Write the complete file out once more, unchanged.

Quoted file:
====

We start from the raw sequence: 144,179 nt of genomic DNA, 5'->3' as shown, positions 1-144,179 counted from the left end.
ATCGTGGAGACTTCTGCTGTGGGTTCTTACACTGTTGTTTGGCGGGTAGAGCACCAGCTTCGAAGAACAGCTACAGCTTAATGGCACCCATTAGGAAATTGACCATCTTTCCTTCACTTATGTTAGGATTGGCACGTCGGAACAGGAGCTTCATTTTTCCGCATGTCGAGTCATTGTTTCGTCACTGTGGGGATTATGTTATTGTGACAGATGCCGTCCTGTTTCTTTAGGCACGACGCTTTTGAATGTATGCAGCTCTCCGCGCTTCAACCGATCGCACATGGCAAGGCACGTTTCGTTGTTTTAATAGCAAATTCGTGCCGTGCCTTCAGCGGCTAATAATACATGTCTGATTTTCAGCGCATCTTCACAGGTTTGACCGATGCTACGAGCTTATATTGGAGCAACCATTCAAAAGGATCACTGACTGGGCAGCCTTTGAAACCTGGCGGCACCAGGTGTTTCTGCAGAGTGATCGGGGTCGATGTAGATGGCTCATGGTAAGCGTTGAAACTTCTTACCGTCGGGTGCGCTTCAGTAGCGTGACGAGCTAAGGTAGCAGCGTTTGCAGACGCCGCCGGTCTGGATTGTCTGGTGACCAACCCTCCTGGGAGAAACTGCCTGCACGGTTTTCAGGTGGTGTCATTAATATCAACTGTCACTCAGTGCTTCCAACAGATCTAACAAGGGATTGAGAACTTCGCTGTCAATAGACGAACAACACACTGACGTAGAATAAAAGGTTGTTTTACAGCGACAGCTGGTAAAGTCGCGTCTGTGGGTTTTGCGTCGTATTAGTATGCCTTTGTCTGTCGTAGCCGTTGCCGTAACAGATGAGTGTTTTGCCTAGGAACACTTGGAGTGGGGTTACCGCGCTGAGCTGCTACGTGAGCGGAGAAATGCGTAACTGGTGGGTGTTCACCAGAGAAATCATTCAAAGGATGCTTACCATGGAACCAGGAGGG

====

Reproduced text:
We start from the raw sequence: 144,179 nt of genomic DNA, 5'->3' as shown, positions 1-144,179 counted from the left end.
ATCGTGGAGACTTCTGCTGTGGGTTCTTACACTGTTGTTTGGCGGGTAGAGCACCAGCTTCGAAGAACAGCTACAGCTTAATGGCACCCATTAGGAAATTGACCATCTTTCCTTCACTTATGTTAGGATTGGCACGTCGGAACAGGAGCTTCATTTTTCCGCATGTCGAGTCATTGTTTCGTCACTGTGGGGATTATGTTATTGTGACAGATGCCGTCCTGTTTCTTTAGGCACGACGCTTTTGAATGTATGCAGCTCTCCGCGCTTCAACCGATCGCACATGGCAAGGCACGTTTCGTTGTTTTAATAGCAAATTCGTGCCGTGCCTTCAGCGGCTAATAATACATGTCTGATTTTCAGCGCATCTTCACAGGTTTGACCGATGCTACGAGCTTATATTGGAGCAACCATTCAAAAGGATCACTGACTGGGCAGCCTTTGAAACCTGGCGGCACCAGGTGTTTCTGCAGAGTGATCGGGGTCGATGTAGATGGCTCATGGTAAGCGTTGAAACTTCTTACCGTCGGGTGCGCTTCAGTAGCGTGACGAGCTAAGGTAGCAGCGTTTGCAGACGCCGCCGGTCTGGATTGTCTGGTGACCAACCCTCCTGGGAGAAACTGCCTGCACGGTTTTCAGGTGGTGTCATTAATATCAACTGTCACTCAGTGCTTCCAACAGATCTAACAAGGGATTGAGAACTTCGCTGTCAATAGACGAACAACACACTGACGTAGAATAAAAGGTTGTTTTACAGCGACAGCTGGTAAAGTCGCGTCTGTGGGTTTTGCGTCGTATTAGTATGCCTTTGTCTGTCGTAGCCGTTGCCGTAACAGATGAGTGTTTTGCCTAGGAACACTTGGAGTGGGGTTACCGCGCTGAGCTGCTACGTGAGCGGAGAAATGCGTAACTGGTGGGTGTTCACCAGAGAAATCATTCAAAGGATGCTTACCATGGAACCAGGAGGG